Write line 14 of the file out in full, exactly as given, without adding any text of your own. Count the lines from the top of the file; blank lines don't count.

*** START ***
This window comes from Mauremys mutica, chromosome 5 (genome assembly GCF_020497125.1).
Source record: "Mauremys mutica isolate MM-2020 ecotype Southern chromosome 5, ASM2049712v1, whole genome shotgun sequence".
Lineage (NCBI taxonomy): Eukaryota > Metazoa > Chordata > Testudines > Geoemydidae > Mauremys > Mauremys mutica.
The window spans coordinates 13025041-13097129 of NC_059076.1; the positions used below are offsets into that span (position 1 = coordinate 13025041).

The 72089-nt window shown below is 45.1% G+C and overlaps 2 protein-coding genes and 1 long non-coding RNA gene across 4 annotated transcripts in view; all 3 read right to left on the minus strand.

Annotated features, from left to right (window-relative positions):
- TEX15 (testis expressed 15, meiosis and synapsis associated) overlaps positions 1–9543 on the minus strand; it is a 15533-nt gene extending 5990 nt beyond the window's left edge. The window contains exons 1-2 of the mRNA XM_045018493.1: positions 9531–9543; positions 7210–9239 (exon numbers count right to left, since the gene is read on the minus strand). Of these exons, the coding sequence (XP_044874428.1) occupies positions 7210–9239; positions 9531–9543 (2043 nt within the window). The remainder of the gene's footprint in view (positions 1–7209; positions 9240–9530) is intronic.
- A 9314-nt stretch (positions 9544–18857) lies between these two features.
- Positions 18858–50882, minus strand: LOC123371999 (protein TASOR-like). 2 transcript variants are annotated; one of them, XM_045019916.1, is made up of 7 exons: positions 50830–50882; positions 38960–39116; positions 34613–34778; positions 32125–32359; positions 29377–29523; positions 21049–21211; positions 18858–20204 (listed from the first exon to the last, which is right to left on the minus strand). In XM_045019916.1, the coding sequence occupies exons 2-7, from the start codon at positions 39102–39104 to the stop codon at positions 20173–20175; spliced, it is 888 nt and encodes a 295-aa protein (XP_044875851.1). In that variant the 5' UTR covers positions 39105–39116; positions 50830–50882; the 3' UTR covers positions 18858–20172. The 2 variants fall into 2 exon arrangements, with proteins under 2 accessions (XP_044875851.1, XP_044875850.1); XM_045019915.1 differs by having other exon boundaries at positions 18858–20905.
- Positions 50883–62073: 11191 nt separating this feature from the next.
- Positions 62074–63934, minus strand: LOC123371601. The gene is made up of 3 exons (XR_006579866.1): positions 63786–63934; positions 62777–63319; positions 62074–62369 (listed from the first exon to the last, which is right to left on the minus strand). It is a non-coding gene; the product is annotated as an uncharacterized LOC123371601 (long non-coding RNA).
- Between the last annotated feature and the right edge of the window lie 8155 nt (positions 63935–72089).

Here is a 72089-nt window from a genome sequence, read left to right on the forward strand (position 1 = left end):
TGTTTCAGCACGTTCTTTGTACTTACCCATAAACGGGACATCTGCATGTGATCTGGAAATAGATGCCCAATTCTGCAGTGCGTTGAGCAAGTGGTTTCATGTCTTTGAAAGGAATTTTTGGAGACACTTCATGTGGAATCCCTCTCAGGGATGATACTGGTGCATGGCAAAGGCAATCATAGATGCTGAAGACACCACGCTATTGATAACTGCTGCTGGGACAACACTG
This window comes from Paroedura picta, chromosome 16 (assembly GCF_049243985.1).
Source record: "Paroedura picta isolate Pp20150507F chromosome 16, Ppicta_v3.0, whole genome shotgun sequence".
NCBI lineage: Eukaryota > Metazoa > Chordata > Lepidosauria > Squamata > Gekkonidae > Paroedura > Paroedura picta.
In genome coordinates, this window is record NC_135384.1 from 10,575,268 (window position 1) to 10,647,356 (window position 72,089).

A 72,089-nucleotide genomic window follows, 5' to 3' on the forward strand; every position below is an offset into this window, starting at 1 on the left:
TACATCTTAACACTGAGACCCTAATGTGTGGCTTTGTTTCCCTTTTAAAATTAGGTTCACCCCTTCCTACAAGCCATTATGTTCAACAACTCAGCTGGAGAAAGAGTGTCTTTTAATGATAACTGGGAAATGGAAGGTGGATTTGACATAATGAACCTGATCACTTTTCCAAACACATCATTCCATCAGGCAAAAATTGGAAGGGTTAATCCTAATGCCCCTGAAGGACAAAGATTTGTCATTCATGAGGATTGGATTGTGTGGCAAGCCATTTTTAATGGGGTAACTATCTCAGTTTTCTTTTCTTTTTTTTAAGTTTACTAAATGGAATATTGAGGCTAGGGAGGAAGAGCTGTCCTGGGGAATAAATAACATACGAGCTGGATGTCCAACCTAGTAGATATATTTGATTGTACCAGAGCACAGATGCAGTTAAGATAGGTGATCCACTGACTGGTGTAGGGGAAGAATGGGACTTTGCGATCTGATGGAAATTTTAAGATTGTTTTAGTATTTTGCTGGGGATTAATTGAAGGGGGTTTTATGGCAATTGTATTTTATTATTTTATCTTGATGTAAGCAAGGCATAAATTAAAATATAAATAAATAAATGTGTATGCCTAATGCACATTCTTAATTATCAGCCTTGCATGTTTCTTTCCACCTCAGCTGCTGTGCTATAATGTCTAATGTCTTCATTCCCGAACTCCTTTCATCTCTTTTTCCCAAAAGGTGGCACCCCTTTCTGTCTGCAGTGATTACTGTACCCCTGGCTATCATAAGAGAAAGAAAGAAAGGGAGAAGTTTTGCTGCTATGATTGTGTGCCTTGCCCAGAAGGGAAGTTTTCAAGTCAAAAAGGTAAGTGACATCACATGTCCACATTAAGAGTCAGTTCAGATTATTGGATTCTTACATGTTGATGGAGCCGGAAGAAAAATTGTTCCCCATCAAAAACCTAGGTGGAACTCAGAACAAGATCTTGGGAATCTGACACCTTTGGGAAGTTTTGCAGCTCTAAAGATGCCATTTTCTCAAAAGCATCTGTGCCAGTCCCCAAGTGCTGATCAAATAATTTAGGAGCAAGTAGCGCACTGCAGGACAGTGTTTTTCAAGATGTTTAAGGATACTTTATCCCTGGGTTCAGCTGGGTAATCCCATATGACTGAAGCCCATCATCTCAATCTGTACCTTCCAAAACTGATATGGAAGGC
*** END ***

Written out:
TGTTTCAGCACGTTCTTTGTACTTACCCATAAACGGGACATCTGCATGTGATCTGGAAATAGATGCCCAATTCTGCAGTGCGTTGAGCAAGTGGTTTCATGTCTTTGAAAGGAATTTTTGGAGACACTTCATGTGGAATCCCTCTCAGGGATGATACTGGTGCATGGCAAAGGCAATCATAGATGCTGAAGACACCACGCTATTGATAACTGCTGCTGGGACAACACTG